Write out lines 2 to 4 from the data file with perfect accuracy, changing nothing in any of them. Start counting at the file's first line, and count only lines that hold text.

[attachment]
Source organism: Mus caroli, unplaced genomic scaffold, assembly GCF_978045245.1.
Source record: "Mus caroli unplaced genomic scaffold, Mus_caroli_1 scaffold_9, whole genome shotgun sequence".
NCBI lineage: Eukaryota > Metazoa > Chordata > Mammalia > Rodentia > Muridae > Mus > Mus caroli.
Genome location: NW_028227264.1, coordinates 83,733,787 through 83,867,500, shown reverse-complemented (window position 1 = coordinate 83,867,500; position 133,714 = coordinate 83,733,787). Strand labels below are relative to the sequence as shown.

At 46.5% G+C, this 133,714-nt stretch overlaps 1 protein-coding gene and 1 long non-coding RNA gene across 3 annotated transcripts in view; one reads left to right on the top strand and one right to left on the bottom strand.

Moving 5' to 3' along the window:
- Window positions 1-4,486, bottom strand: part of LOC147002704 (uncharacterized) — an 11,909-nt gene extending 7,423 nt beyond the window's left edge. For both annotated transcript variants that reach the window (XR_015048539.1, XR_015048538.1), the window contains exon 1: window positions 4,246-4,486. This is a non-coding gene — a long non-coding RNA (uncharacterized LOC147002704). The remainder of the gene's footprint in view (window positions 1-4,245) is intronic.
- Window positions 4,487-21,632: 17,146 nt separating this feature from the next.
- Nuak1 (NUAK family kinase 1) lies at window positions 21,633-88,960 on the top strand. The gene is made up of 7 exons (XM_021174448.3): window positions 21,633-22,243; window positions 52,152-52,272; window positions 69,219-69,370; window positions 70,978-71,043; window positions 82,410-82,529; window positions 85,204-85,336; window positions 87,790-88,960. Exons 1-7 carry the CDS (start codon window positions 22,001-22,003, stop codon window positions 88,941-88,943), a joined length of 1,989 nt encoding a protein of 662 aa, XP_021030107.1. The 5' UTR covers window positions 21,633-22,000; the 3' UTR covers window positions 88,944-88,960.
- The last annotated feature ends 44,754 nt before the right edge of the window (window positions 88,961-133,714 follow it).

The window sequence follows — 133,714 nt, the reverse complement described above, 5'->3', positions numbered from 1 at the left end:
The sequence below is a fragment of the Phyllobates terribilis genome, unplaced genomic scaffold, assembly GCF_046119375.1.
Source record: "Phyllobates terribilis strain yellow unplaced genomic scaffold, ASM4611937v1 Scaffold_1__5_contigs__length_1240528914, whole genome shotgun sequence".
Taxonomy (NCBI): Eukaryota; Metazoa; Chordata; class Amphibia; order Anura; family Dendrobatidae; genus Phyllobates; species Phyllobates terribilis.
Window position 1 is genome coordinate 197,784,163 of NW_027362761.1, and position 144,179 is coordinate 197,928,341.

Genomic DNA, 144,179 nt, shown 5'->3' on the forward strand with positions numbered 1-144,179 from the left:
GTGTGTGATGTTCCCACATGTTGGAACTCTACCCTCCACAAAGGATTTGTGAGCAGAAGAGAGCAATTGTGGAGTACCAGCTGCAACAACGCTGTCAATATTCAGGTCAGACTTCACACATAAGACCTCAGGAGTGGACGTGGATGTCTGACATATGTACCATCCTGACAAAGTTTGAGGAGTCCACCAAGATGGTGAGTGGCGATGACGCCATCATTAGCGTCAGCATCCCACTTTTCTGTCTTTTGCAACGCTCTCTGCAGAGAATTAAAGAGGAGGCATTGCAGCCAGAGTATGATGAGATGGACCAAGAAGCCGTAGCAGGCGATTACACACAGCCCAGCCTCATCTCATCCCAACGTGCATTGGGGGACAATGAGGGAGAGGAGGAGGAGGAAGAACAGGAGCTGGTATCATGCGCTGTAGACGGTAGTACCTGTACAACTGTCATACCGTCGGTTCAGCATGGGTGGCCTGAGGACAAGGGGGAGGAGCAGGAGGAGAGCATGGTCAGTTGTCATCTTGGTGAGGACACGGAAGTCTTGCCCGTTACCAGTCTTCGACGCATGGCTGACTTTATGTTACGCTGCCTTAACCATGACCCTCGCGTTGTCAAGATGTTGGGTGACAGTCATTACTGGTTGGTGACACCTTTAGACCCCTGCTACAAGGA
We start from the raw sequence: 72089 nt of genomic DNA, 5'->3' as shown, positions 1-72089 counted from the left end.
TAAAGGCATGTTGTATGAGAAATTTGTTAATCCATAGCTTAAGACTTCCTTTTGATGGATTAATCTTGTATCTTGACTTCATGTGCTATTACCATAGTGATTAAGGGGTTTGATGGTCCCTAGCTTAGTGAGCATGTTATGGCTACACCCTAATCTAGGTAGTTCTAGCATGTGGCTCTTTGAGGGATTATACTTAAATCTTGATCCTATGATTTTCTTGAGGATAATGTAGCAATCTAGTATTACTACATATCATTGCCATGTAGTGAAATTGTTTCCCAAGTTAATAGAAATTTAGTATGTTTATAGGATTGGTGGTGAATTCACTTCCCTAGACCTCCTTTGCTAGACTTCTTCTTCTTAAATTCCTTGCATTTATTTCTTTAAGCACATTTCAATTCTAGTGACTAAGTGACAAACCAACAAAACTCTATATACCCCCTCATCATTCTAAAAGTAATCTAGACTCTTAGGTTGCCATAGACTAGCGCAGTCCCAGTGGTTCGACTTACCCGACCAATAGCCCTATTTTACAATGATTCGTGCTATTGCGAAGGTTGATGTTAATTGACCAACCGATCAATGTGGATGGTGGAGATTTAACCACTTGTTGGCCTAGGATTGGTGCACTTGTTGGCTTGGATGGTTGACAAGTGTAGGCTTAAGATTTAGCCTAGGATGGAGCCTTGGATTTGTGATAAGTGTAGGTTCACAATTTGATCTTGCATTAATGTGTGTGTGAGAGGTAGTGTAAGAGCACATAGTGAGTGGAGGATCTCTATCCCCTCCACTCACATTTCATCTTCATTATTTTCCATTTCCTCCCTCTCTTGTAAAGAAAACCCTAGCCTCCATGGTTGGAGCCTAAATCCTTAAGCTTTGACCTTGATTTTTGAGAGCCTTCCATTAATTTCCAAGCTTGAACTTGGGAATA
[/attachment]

Source record: "Mus caroli unplaced genomic scaffold, Mus_caroli_1 scaffold_9, whole genome shotgun sequence".
NCBI lineage: Eukaryota > Metazoa > Chordata > Mammalia > Rodentia > Muridae > Mus > Mus caroli.
Genome location: NW_028227264.1, coordinates 83,733,787 through 83,867,500, shown reverse-complemented (window position 1 = coordinate 83,867,500; position 133,714 = coordinate 83,733,787). Strand labels below are relative to the sequence as shown.